Photo from the music video for "Freelance" by Toro y Moi

Our Favorite Music Videos for When You Just Want to Chill

Sometimes we just need to take some time to relax and unwind—these artists have the right vibe

Words by Samantha Pak

In an effort to bring you more joy, we wanted to share a few of our favorite music videosboth the coolest new releases and older clips from AAPI artists we think just don’t get enough mainstream play. This week’s theme: Chill vibes. Have a video you think we should know about? Hit us up at [email protected].

‘Freelance’ by Toro y Moi (2018): Music for adulting

Toro y Moi’s career in music began in high school when he started an indie rock band. Born Chazwick Bradley Bundick to a Filipina mother and Black father, Toro y Moi formed a close musical relationship with chillwave artist Ernest Greene (better known as Washed Out) while he was in college. It’s music for chilling with your friends at home—the kind you’d play in the background to create a mood but not so loud you can’t hear each other speak.

“Freelance,” from the 2019 album Outer Peace, reminds me of Daft Punk’s “Lucky,” without the repetitive chorus that will make you sick of the song before it even ends. And with lyrics like “Nothing's ever worse than work unnoticed” and “I can't tell if I'm hip or getting old” it’s like Toro y Moi is speaking right to me.

‘Tick Tock’ by Tomo Nakayama (2020): The perfect song to fall in love to

Switching genres is not an easy feat for musicians, but Tomo Nakayama shows it can be done—and done successfully. Born in Japan and raised in Seattle, he’s transitioned from indie-folk to synthpop while continuing to produce music that will make you feel things.

When Nakayama released Melonday in 2020, it was a surprise to his fans who had known him as an indie-folk artist. His first two albums, Fog on the Lens (2014) and Pieces of Sky (2017) were critically acclaimed, and Nakayama’s shift to synthpop with his third album was unexpected. His overall sound reminds me a bit of The Shins—which makes sense, since he and Shins band member Yuuki Matthews have been longtime collaborators. Nakayama’s other collaborators include Jeremy Enigk of Sunny Day Real Estate, Cornelius, Shugo Tokumaru and Sera Cahoone.

There comes a time in every rom-com when the couple in question begins to fall in love. With lyrics like, “You look tough but I like you a lot/And I can tell you like me too,” Nakayama’s “Tick Tock,” off of Melonday, is the perfect song for these scenes and to fall in love to. And with Nakayama dressed in white, set against a white backdrop or under white sheets, the minimal video allows you to focus on the music as well as Nakayama’s vocals.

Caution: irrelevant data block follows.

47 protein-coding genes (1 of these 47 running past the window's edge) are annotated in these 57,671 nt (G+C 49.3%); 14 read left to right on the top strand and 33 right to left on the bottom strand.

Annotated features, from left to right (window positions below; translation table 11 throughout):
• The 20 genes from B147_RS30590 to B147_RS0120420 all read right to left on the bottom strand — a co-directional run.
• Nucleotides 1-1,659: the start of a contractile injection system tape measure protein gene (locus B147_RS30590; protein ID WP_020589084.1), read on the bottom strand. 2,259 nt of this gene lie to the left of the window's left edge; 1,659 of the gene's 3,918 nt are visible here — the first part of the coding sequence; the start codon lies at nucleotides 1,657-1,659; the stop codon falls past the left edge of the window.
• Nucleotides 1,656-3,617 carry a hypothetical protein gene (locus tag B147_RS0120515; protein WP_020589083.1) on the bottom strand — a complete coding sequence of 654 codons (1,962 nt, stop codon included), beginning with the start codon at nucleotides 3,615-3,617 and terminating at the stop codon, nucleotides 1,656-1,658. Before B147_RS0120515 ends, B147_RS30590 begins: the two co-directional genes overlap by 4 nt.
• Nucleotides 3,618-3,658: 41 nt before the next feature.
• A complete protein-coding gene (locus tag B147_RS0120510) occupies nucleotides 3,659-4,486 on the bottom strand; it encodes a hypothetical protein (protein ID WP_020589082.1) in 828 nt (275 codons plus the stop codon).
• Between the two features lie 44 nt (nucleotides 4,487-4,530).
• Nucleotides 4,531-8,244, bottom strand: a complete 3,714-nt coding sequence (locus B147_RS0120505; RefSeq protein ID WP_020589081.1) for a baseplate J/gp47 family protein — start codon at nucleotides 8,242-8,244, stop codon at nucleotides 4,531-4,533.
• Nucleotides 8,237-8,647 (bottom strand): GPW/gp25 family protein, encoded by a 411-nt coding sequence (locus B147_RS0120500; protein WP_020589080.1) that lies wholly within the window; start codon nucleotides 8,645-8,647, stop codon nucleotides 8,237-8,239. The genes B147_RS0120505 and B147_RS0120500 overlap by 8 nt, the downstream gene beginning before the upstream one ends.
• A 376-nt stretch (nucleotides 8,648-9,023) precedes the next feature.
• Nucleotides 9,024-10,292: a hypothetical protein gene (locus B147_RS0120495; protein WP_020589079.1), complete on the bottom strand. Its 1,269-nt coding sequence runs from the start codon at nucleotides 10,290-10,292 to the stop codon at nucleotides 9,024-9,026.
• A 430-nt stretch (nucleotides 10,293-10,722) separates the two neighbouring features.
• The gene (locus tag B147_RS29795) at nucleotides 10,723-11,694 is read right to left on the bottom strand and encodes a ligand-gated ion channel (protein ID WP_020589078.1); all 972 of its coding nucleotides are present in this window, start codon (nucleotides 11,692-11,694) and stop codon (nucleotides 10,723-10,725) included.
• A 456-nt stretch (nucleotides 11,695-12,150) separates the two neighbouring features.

‘Soul Naturale’ by Emi Meyer (2019): Doing it on your own terms

Born in Kyoto and raised in Seattle, Emi Meyer’s foray into music began at the age of 6 when she started learning classical piano, later expanding to jazz. Her debut album reached No. 1 on the iTunes Japan jazz chart. Singing in both English as well as Japanese, her sound has been described as a mix of jazz, blues, reggae and bossa nova. Meyer, who is half Japanese, half American, has worked with Japanese rapper/producer Shing02 as well as the southern rap group Nappy Roots. But somehow Meyer’s voice—which reminds me of 1990s ballad queen Sarah McLachlan, but more upbeat—works in both pairings.

“Soul Naturale,” off of Meyer’s 2019 album Wings, is all about authenticity, embracing who you are and doing things on your own terms rather than how others think you should be doing them. Meyer sings “When I think of all the times that I’ve been told/That I’m never gonna be something I hoped/Cuz you’re too this you’re too that/Nip this tuck that/No thanks I like my soul naturale,” as she makes her way through the streets of Nashville. She’s positively beaming and you just know she’s gotten to that place where her soul truly is naturale.

Published on September 26, 2022

Words by Samantha Pak

Samantha Pak (she/her) is an award-winning Cambodian American journalist from the Seattle area and assistant editor for JoySauce. She spends more time than she’ll admit shopping for books than actually reading them, and has made it her mission to show others how amazing Southeast Asian people are. Follow her on Twitter at @iam_sammi and on Instagram at @sammi.pak.